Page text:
Beating Kemp Powers’ adaptation of his play “One Night in Miami” (January 8, 2021, Amazon) was Sacha Baron Cohen and his “Borat Subsequent Moviefilm” team of eight other writers. “60 percent of the Writers Guild worked on this movie,” said multi-hyphenate and “UK variant” Baron Cohen, who was nominated for the WGA and the Oscar for his first “Borat” 14 years ago. “A film like this is hard to write, based on the behavior of real people who are unpredictable, except for Rudolph Giuliani, who did everything we hoped for.” It’s possible that the PGA-nominated “Borat” sequel ranked just behind the eight Oscar Best Picture nominees.

WGA winners get an extra boost moving toward Oscar voting, which begins April 15 and ends April 20, ahead of the global Oscar show on April 25.

Rudy Giuliani in “Borat Subsequent Moviefilm”

The documentary award went to Bryan Fogel’s “The Dissident,” written by Fogel and Mark Munroe, which is not nominated for an Oscar. Fogel said the movie was “for journalists all over the world who seek to make this world a better place.”

Also recognized by the WGA with the Paul Selvin Award (given to a script that “best embodies the spirit of the constitutional and civil rights and liberties which are indispensable to the survival of free writers everywhere”) was WGA and Oscar Original Screenplay nominee “Judas and the Black Messiah,” from writer-director Shaka King and writers Will Berson and Paul Lucas and Keith Lucas. The timely movie about Black Panther Fred Hampton (Daniel Kaluuya), who was gunned down by the FBI in 1968,  is “a stirring morality tale and a shocking indictment of what can happen when a government loses its soul,” said presenter Jelani Cobb.

Of course the WGA did not waste the opportunity to lambast WME chief Ari Emanuel. WGA president David Goodman said to look for him “if something happens to me.” This past pandemic year of heated negotiations with the agencies at the end of a three-year battle over packaging fees “has been a tough time. We have a membership that is willing to fight and unite and sacrifice if necessary.”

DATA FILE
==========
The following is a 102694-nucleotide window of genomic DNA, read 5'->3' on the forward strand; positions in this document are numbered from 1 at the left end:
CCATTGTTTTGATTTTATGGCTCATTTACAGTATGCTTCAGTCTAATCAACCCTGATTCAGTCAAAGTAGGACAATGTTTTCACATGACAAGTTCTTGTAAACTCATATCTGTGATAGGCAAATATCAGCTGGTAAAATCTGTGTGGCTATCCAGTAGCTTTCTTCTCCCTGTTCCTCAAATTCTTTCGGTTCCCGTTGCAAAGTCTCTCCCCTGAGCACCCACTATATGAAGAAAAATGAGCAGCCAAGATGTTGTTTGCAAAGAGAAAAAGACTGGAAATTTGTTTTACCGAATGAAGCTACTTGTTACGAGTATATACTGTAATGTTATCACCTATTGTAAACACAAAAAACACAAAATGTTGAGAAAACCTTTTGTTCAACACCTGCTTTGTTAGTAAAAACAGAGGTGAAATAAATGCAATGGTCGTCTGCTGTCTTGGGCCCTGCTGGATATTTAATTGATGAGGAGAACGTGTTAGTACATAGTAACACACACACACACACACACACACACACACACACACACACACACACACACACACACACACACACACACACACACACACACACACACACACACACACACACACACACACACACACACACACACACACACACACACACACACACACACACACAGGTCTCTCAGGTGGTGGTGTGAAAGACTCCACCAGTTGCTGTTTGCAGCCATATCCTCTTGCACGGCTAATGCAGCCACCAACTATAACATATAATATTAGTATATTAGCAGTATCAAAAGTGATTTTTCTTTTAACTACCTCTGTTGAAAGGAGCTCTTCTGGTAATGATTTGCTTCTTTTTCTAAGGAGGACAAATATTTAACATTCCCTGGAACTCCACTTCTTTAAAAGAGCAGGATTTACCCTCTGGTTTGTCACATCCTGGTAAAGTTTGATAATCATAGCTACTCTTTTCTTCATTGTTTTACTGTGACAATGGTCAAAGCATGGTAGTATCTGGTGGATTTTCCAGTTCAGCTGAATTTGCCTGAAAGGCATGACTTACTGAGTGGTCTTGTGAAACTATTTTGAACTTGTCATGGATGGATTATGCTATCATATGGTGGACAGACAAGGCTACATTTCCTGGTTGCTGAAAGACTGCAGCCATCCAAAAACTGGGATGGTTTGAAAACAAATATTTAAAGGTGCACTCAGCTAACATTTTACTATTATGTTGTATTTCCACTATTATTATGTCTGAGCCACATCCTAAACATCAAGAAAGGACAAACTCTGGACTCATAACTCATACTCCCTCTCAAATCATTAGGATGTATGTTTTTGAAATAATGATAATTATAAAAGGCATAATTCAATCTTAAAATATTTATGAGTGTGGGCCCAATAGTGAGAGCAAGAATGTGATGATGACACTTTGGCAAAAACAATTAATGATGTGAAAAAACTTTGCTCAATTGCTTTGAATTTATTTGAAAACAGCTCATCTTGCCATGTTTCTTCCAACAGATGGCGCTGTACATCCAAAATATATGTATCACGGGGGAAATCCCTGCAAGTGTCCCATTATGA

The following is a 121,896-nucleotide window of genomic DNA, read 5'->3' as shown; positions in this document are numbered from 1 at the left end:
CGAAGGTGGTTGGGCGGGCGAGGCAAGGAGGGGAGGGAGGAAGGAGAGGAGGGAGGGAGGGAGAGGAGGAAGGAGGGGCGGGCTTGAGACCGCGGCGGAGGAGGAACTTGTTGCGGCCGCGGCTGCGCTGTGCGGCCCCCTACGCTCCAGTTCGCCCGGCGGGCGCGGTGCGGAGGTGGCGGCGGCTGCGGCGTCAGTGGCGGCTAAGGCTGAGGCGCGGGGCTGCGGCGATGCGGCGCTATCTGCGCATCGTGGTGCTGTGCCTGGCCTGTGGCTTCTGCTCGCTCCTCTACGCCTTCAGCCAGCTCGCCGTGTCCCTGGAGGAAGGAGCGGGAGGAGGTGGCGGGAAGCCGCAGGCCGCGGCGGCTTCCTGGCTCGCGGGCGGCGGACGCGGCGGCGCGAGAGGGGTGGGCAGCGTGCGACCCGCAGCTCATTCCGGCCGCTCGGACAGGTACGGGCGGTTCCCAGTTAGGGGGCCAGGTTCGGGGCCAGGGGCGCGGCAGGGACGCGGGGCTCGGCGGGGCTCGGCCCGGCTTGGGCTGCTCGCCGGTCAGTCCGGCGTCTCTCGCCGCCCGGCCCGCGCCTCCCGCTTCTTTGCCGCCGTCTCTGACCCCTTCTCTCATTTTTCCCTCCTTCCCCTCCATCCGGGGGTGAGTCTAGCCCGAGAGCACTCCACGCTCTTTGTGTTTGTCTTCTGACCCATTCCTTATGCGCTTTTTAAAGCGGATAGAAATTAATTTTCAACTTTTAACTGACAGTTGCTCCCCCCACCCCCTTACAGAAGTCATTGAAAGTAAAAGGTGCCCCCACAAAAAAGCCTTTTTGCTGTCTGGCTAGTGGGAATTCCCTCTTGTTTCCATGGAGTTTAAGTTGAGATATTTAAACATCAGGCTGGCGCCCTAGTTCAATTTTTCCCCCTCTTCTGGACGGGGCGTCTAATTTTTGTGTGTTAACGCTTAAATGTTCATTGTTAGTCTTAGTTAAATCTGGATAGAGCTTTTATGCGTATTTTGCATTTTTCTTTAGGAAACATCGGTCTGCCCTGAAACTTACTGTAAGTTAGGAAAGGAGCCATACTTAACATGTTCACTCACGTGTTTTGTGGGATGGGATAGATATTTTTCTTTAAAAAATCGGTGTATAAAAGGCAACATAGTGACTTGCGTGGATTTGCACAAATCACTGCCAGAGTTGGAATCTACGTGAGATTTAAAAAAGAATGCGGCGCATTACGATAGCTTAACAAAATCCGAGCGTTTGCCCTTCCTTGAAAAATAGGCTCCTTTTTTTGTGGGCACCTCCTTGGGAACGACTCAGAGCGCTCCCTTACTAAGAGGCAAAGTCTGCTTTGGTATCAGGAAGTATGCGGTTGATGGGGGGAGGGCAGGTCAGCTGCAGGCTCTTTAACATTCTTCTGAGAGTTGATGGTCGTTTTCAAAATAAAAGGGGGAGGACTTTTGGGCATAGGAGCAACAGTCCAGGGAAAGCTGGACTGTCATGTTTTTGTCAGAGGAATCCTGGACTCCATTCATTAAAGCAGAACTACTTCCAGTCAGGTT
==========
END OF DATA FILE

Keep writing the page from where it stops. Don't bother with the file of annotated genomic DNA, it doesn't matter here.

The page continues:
“Storytelling is more important than ever,” said WGA East president Beau Willimon, “by holding a mirror to society, and confronting pain, bringing joy, and staving off despair with empathy, honesty, and beauty.”

Many writers provided testimonies of support for their guild, repeating the mantra that the WGA had their back. “What the WGA does is connect you and make you feel like you’re part of something bigger,” said film nominee Paul Greengrass (“News of the World”).

The list of motion picture winners is below.

Adapted Screenplay:

“Borat Subsequent Moviefilm”
Screenplay by Sacha Baron Cohen & Anthony Hines & Dan Swimer & Peter Baynham & Erica Rivinoja & Dan Mazer & Jena Friedman & Lee Kern, Story by Sacha Baron Cohen & Anthony Hines & Dan Swimer & Nina Pedrad, Based on Characters Created by Sacha Baron Cohen; Amazon Studios

Original Screenplay:

“Promising Young Woman”
Written by Emerald Fennell; Focus Features

Documentary Screenplay:

“The Dissident”
Written by Mark Monroe and Bryan Fogel; Briarcliff Entertainment